Caring for the AONB
Recent News & Events
One of Britain’s most stunning landscapes and thousands of years of heritage combine to create fertile ground for archaeologists, naturalists and scientists.
Their research is constantly throwing up new information and pushing back the frontiers of what we know about the Clwydian Range and Dee Valley AONB.
Here are some recent highlights:
Peat core from Moel Llys y Coed
Recent Palaeobotanical work on a core of peat from Moel Llys y Coed highlights the impact people have had on the landscape and character of the Clwydian Range for thousands of years. This 1.2m depth of peat dates from around 8000 BC at its base through to the present day and records the changing vegetation associated with human influence on the Range. In 8000 BC this area was wooded mostly with hazel but also birch, pine and juniper. There’s evidence of burning in these early woodlands which may indicate hunter-gatherers encouraging animals to clearings. Pollen from the peat core illustrates three broad phases of vegetation change from woodland through alder carr and grassland in the later prehistoric and historic periods to heather domination from about 600 AD. There are cereal pollens dating from the Bronze Age about 4000 years ago.
Moel y Gaer Llanbedr Dyffryn Clwyd excavations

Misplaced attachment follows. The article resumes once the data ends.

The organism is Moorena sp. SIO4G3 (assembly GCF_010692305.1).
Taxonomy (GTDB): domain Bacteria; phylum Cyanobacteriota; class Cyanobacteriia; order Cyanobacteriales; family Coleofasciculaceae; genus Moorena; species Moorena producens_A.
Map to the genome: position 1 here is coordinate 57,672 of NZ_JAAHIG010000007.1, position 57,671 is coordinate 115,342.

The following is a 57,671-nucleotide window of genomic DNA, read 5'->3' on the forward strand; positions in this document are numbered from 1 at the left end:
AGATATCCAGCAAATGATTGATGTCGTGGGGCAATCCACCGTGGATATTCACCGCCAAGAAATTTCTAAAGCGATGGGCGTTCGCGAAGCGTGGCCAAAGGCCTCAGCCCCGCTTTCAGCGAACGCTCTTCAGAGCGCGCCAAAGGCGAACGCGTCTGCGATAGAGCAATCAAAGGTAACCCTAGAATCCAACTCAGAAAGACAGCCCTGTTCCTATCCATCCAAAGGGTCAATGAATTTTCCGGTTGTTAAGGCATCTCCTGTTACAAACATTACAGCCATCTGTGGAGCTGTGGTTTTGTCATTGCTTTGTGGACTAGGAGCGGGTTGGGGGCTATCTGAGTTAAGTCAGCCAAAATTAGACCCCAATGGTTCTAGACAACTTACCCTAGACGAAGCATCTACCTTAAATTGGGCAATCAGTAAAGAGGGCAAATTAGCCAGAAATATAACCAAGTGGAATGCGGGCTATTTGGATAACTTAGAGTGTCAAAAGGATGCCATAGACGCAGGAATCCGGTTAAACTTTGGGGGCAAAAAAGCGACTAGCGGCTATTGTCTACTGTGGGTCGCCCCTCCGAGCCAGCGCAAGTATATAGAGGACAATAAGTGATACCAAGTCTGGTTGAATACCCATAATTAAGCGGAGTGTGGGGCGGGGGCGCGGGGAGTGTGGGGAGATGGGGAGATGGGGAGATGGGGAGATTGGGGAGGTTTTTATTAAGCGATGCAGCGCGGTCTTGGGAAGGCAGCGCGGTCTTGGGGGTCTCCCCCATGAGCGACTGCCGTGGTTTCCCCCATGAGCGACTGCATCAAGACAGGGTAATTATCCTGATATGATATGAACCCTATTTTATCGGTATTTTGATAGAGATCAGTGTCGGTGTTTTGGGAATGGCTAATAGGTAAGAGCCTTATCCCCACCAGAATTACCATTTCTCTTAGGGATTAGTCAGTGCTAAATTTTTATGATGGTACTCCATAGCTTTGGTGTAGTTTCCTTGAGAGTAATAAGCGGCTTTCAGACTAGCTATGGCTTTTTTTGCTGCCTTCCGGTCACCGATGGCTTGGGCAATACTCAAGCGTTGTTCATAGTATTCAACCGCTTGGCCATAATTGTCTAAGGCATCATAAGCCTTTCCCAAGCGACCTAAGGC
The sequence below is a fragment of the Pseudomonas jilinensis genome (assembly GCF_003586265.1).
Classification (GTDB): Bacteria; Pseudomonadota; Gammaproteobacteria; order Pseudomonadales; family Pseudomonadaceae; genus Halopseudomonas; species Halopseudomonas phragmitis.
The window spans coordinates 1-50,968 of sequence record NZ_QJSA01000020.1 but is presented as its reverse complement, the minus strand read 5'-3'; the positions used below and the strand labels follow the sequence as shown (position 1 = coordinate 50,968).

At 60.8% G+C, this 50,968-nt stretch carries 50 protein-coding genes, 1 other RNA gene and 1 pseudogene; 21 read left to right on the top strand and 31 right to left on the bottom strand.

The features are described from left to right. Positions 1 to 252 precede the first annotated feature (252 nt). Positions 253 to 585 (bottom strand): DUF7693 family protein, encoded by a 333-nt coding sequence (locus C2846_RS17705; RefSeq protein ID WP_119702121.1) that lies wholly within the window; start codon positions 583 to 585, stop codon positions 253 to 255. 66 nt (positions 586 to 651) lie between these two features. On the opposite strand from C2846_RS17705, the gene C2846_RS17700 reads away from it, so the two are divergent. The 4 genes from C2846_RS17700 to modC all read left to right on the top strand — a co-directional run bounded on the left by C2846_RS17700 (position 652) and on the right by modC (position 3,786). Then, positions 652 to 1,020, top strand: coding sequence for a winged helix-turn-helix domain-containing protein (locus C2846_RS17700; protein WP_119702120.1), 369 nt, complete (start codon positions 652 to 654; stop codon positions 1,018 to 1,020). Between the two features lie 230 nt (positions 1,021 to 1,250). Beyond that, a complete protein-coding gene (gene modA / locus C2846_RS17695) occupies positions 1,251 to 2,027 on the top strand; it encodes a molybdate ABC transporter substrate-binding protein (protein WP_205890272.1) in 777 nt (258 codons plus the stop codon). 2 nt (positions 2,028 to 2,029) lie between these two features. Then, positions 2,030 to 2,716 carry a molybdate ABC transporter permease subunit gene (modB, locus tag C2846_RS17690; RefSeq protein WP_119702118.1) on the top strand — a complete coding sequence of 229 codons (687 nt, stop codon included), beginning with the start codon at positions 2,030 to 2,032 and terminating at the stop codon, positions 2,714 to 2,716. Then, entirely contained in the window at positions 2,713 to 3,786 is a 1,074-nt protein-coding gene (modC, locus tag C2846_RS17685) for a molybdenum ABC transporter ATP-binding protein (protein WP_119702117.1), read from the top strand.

A preliminary report from summer 2009 of excavations by Bangor University funded by the University of Wales’ Publications and Collaborative Research Committee.
Archaeological survey on Moel y Gaer, Llantysilio
Engineering Archaeological Services carried out a topographical survey of the hillfort at Moel y Gaer, Llantysilio, to record the physical remains on site.
Penycloddiau hillfort cairn excavation
In 2009 Clwyd-Powys Archaeological Trust (CPAT) was invited by Denbighshire Countryside Service to undertake the archaeological excavation of a small cairn within Penycloddiau hillfort.
Penycloddiau hillfort topographical survey
In May 2006 the Clwyd-Powys Archaeological Trust (CPAT) was invited by Denbighshire Countryside Service to produce a topographical survey of Penycloddiau hillfort.
Moel Fenlli and Caer Drewyn hillforts archaeological survey
Engineering Archaeological Services Ltd were commissioned to carry out topographical and geophysical surveys on Caer Drewyn and Moel Fenlli hillforts.
Moel y Gaer Hillfort, Llanbedr, archaeological survey
In May 2008, this survey aimed to record the line and extent of the bank leading from the eastern gateway into the previously unrecorded area, investigate the extent of the burnt area on the inner rampart together with the potential level of occupation within the hillfort and potential use of the annex, and provide training in archaeological survey techniques.
Hillfort glow experiment
An experiment to explore the intervisibility between 10 hillforts across north-east Wales and Cheshire and their connection with their local communities.
Moel y Gaer hillfort, Llantysilio, geophysical survey 2009
In 2009 this survey aimed to establish the location and extent of any archaeological features within the hillfort and, if possible, to characterise them.